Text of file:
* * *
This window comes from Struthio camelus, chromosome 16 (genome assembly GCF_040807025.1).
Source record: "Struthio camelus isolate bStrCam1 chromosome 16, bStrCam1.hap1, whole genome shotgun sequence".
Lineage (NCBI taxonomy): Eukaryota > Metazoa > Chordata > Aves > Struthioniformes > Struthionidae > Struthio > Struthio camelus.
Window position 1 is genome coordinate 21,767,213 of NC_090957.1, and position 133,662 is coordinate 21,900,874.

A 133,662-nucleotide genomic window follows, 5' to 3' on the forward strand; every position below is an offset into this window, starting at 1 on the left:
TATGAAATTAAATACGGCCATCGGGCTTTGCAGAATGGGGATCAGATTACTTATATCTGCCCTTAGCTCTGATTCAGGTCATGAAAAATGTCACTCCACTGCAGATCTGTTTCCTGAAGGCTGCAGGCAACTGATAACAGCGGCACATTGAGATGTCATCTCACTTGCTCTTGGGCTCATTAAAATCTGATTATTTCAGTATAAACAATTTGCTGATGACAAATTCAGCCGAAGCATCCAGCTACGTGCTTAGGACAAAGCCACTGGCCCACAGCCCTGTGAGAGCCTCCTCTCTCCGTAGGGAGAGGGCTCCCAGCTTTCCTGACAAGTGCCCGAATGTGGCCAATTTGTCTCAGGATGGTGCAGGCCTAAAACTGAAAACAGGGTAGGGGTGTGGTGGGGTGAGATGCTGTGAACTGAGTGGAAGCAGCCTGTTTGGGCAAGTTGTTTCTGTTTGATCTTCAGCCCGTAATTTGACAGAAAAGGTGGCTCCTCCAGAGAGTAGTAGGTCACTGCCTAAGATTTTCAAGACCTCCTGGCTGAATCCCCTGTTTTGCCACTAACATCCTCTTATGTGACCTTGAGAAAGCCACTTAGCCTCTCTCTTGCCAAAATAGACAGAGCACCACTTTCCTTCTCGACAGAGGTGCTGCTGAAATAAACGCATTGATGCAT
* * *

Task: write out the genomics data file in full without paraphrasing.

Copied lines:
This window comes from Struthio camelus, chromosome 16 (genome assembly GCF_040807025.1).
Source record: "Struthio camelus isolate bStrCam1 chromosome 16, bStrCam1.hap1, whole genome shotgun sequence".
Lineage (NCBI taxonomy): Eukaryota > Metazoa > Chordata > Aves > Struthioniformes > Struthionidae > Struthio > Struthio camelus.
Window position 1 is genome coordinate 21,767,213 of NC_090957.1, and position 133,662 is coordinate 21,900,874.

A 133,662-nucleotide genomic window follows, 5' to 3' on the forward strand; every position below is an offset into this window, starting at 1 on the left:
TATGAAATTAAATACGGCCATCGGGCTTTGCAGAATGGGGATCAGATTACTTATATCTGCCCTTAGCTCTGATTCAGGTCATGAAAAATGTCACTCCACTGCAGATCTGTTTCCTGAAGGCTGCAGGCAACTGATAACAGCGGCACATTGAGATGTCATCTCACTTGCTCTTGGGCTCATTAAAATCTGATTATTTCAGTATAAACAATTTGCTGATGACAAATTCAGCCGAAGCATCCAGCTACGTGCTTAGGACAAAGCCACTGGCCCACAGCCCTGTGAGAGCCTCCTCTCTCCGTAGGGAGAGGGCTCCCAGCTTTCCTGACAAGTGCCCGAATGTGGCCAATTTGTCTCAGGATGGTGCAGGCCTAAAACTGAAAACAGGGTAGGGGTGTGGTGGGGTGAGATGCTGTGAACTGAGTGGAAGCAGCCTGTTTGGGCAAGTTGTTTCTGTTTGATCTTCAGCCCGTAATTTGACAGAAAAGGTGGCTCCTCCAGAGAGTAGTAGGTCACTGCCTAAGATTTTCAAGACCTCCTGGCTGAATCCCCTGTTTTGCCACTAACATCCTCTTATGTGACCTTGAGAAAGCCACTTAGCCTCTCTCTTGCCAAAATAGACAGAGCACCACTTTCCTTCTCGACAGAGGTGCTGCTGAAATAAACGCATTGATGCAT